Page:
ALERT – Release of a new factsheet: Syrians maimed and traumatized by explosive weapons. | June 20, 2016
To mark World Refugee Day, Handicap International is publishing the Syria, A Mutilated Future report to shed light on the devastating impact of explosive weapons on Syrians displaced inside the country or who are refugees in Jordan and Lebanon. According to the factsheet, 15% of reported victims are amputees and 80% are traumatized and suffer […]
To mark World Refugee Day, Handicap International is publishing the Syria, A Mutilated Future report to shed light on the devastating impact of explosive weapons on Syrians displaced inside the country or who are refugees in Jordan and Lebanon.
According to the factsheet, 15% of reported victims are amputees and 80% are traumatized and suffer serious psychological distress. The organisation is calling on parties to the conflict to put an end to the use of explosive weapons in populated areas and to ensure access to humanitarian aid in order to meet the needs of people affected by the conflict.
The Syria, A Mutilated Future factsheet is based on an analysis, conducted between June 2013 and December 2015, of the situation of 25,000 beneficiaries of Handicap International’s actions, either displaced in Syria or refugees in Jordan and Lebanon. This document shows that explosive weapons caused 53% of injuries due to the crisis. It highlights the terrible consequences of the use of explosive weapons in populated areas:
- 89% of people injured by explosive weapons have a temporary or permanent disability;
- 80% of them show signs of severe psychological distress;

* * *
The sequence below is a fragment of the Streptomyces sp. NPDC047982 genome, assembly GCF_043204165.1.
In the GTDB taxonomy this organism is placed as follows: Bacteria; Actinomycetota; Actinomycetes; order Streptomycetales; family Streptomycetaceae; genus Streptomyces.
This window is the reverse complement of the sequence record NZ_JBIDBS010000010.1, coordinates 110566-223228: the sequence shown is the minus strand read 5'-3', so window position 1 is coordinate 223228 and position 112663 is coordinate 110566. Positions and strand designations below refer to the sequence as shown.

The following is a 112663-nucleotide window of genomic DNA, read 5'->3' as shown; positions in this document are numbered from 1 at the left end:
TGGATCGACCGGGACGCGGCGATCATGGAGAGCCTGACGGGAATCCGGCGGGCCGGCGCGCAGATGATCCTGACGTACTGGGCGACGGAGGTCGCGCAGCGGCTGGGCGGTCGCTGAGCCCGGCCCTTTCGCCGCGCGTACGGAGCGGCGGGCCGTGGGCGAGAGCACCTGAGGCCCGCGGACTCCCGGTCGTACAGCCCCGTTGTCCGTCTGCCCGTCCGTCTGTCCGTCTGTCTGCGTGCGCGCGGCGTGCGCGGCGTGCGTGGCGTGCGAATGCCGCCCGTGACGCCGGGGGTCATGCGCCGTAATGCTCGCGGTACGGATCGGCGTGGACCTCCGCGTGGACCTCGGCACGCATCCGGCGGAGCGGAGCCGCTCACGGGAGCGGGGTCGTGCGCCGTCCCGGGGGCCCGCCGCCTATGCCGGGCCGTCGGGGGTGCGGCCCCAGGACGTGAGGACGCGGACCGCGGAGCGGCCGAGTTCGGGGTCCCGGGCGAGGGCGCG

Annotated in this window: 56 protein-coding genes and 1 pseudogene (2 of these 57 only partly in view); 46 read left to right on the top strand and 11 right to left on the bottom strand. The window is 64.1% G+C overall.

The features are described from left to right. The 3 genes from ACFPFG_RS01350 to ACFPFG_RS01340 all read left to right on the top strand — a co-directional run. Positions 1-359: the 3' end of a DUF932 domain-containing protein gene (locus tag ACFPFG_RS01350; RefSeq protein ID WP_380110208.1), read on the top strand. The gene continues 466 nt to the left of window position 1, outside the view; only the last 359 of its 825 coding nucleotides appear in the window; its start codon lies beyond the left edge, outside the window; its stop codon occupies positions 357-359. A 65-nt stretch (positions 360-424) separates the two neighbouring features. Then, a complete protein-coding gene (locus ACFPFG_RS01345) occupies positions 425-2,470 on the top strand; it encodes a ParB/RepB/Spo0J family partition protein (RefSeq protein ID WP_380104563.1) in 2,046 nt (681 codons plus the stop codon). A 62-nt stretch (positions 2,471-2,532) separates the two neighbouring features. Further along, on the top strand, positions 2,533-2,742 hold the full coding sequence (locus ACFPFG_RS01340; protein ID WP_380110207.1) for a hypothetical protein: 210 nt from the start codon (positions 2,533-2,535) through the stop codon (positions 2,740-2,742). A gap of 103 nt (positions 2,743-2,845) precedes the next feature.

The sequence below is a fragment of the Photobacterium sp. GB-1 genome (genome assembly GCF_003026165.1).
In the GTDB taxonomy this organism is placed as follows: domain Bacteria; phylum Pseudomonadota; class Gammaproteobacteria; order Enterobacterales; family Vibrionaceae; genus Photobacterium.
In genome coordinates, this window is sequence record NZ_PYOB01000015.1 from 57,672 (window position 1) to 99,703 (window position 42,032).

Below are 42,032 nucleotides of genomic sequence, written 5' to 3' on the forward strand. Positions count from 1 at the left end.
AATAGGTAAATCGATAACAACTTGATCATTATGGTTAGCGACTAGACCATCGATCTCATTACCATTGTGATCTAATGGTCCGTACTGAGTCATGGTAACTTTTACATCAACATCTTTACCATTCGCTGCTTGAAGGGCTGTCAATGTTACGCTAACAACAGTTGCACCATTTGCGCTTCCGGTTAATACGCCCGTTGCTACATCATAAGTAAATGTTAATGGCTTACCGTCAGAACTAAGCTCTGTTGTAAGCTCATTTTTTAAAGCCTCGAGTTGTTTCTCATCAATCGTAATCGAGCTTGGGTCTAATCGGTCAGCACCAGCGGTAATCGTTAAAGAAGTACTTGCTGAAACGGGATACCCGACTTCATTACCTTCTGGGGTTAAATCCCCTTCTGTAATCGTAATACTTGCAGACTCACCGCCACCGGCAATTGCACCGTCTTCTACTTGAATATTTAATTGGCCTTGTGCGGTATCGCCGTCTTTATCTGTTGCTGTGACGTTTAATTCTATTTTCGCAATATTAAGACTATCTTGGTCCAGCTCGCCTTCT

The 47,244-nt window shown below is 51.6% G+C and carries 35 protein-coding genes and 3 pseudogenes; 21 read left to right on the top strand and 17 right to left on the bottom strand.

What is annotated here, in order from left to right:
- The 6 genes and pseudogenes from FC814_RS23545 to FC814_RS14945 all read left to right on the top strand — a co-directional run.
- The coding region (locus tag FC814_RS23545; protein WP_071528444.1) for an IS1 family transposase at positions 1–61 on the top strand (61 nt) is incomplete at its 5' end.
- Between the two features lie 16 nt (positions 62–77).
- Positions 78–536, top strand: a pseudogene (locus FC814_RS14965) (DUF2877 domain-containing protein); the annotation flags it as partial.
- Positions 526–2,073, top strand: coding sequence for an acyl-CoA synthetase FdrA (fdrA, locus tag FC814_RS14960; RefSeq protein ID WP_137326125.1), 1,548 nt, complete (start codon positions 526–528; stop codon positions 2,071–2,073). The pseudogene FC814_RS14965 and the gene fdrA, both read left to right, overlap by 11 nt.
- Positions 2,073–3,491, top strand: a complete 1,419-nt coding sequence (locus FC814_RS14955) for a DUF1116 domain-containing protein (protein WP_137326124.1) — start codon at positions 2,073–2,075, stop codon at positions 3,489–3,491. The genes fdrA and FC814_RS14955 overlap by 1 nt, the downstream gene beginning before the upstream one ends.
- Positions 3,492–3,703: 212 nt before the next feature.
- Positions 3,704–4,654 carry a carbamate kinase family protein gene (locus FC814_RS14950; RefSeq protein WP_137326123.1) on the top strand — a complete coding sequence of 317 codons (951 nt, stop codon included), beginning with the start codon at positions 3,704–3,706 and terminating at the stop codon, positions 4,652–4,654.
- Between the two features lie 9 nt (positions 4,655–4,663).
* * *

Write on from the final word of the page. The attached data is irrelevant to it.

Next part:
- 66% feel unable to perform essential daily tasks mainly because of anxiety, stress or physical or mental exhaustion.
While 47% of people assessed have simple or complex fractures and 15% are amputees, Handicap International underlines the fact that poor access to care worsens the impact of explosive weapons on casualties. The absence of appropriate medical services – due to the collapse of the health service in Syria or, in neighbouring countries, the inability of medical structures to meet the needs of injured refugees – has a serious impact on patients, including sequelae with pain for life, amputation, deformity of injured limbs, disability or even death.
All parties to the conflict use this type of weapon on a massive scale, with terrible consequences for civilians. “Because these explosive weapons have a blast or fragmentation effect, they kill or cause complex injuries. Their widespread use, combined with the absence of appropriate medical care and psychological support in Syria has a devastating impact on people’s lives. With more than one million casualties in Syria, an entire generation is going to suffer the sequelae of these weapons,” explains Anne Héry, head of advocacy at Handicap International.
In September 2015, Handicap International launched an international campaign to end the bombing of civilians. The organisation is calling on States to sign a political declaration to end the use of explosive weapons in populated areas, and to recognise the suffering of civilians.
To achieve this, Handicap International has co-founded INEW (International Network on Explosive Weapons), a coalition of international and national organisations.